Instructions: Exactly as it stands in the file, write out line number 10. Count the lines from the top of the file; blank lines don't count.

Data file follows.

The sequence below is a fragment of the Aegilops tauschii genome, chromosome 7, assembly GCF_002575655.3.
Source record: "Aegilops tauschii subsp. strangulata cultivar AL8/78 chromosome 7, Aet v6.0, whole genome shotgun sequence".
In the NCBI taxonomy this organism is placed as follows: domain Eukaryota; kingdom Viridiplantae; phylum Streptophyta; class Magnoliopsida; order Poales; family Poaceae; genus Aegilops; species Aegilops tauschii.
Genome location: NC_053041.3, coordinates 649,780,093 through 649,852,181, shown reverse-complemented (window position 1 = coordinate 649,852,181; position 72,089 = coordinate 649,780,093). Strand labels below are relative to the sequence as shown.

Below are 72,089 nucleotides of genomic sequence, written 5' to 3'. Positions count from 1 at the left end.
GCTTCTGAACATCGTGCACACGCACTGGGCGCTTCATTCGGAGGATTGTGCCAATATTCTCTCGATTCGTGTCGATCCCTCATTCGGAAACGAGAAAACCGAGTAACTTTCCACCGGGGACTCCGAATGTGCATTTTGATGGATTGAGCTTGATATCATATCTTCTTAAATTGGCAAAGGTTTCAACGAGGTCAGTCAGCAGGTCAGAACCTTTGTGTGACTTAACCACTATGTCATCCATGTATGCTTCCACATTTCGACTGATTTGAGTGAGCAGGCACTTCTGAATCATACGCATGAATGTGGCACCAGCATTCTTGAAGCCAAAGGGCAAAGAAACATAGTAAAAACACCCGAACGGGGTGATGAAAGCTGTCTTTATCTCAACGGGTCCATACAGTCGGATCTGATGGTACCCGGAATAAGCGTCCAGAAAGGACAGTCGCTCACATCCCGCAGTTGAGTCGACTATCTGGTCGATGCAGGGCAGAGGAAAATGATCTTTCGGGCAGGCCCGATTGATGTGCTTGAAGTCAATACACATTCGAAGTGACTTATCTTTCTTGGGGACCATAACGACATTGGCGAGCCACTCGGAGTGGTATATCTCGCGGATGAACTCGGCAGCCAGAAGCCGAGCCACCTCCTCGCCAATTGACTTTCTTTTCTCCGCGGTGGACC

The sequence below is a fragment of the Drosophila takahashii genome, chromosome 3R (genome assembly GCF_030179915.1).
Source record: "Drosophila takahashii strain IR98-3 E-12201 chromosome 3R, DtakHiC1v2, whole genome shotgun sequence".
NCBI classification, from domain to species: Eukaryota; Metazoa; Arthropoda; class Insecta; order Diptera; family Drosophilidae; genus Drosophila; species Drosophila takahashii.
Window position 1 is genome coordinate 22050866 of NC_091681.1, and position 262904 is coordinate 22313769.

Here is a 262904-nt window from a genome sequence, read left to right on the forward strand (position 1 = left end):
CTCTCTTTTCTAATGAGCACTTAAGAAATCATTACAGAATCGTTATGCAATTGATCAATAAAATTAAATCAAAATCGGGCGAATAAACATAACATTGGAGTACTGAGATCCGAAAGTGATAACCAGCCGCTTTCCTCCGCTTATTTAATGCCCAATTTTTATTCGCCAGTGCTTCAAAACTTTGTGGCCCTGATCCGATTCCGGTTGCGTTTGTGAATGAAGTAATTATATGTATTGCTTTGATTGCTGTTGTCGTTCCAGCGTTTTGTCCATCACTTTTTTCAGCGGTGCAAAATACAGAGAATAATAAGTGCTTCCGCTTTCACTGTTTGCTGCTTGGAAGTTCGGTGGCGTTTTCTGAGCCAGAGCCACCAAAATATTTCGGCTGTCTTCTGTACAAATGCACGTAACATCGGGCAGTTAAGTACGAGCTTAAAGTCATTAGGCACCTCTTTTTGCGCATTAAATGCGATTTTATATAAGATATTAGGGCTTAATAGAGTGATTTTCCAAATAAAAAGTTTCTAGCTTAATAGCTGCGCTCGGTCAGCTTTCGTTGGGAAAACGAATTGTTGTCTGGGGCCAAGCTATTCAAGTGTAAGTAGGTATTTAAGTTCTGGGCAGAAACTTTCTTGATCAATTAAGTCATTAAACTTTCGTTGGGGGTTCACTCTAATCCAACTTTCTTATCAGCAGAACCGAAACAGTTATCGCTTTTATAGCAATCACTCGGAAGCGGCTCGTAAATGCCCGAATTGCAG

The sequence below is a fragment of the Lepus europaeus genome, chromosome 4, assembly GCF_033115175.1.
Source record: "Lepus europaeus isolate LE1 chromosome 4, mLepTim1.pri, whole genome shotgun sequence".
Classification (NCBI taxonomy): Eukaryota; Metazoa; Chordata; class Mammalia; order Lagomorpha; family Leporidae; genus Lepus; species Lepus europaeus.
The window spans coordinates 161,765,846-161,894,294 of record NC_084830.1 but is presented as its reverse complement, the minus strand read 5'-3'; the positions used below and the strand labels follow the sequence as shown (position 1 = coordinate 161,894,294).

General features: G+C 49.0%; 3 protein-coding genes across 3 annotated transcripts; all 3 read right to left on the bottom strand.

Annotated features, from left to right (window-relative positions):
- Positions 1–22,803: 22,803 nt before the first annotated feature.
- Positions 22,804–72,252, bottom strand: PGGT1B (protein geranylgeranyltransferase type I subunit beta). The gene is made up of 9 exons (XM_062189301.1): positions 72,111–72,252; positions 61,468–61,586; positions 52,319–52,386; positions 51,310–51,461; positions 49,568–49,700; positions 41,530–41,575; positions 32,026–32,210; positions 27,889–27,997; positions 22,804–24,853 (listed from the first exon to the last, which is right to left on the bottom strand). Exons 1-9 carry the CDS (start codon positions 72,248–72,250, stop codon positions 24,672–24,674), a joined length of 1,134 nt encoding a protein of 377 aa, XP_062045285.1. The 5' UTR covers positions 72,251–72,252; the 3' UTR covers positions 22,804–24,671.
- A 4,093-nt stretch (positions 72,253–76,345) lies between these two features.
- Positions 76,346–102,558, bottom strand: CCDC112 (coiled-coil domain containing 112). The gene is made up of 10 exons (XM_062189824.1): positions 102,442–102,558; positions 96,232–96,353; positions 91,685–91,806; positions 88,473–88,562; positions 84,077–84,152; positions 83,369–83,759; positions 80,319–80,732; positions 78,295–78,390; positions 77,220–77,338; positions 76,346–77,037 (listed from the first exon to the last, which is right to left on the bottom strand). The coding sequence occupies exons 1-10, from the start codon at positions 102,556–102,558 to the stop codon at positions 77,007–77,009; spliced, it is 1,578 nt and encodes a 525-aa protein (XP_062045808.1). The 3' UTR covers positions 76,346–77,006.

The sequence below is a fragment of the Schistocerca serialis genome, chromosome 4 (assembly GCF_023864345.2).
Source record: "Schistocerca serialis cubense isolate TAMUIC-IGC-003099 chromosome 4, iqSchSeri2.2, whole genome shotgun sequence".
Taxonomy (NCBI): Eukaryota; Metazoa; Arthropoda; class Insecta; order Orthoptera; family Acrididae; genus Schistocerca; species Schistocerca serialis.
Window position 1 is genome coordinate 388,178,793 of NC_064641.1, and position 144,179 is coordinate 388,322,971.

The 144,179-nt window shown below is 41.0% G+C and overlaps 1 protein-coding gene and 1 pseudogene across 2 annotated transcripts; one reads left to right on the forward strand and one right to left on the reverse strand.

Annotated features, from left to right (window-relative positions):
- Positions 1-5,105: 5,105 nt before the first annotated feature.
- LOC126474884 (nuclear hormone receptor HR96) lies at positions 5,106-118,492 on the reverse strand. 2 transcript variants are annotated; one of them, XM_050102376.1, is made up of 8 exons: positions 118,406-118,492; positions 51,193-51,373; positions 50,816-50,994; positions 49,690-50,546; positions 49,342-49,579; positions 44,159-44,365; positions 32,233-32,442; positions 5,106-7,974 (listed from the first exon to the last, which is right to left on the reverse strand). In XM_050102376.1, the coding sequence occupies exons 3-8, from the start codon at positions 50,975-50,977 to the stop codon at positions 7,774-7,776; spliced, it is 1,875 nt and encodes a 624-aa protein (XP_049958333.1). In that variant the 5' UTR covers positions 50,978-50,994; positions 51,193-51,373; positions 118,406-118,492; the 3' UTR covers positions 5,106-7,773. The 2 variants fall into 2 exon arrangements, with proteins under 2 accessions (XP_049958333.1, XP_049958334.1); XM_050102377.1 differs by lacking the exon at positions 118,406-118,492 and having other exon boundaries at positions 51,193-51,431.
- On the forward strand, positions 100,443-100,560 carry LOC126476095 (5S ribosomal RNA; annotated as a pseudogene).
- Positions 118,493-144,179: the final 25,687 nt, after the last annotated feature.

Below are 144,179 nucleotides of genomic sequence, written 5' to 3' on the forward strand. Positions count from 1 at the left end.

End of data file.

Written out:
Window position 1 is genome coordinate 22050866 of NC_091681.1, and position 262904 is coordinate 22313769.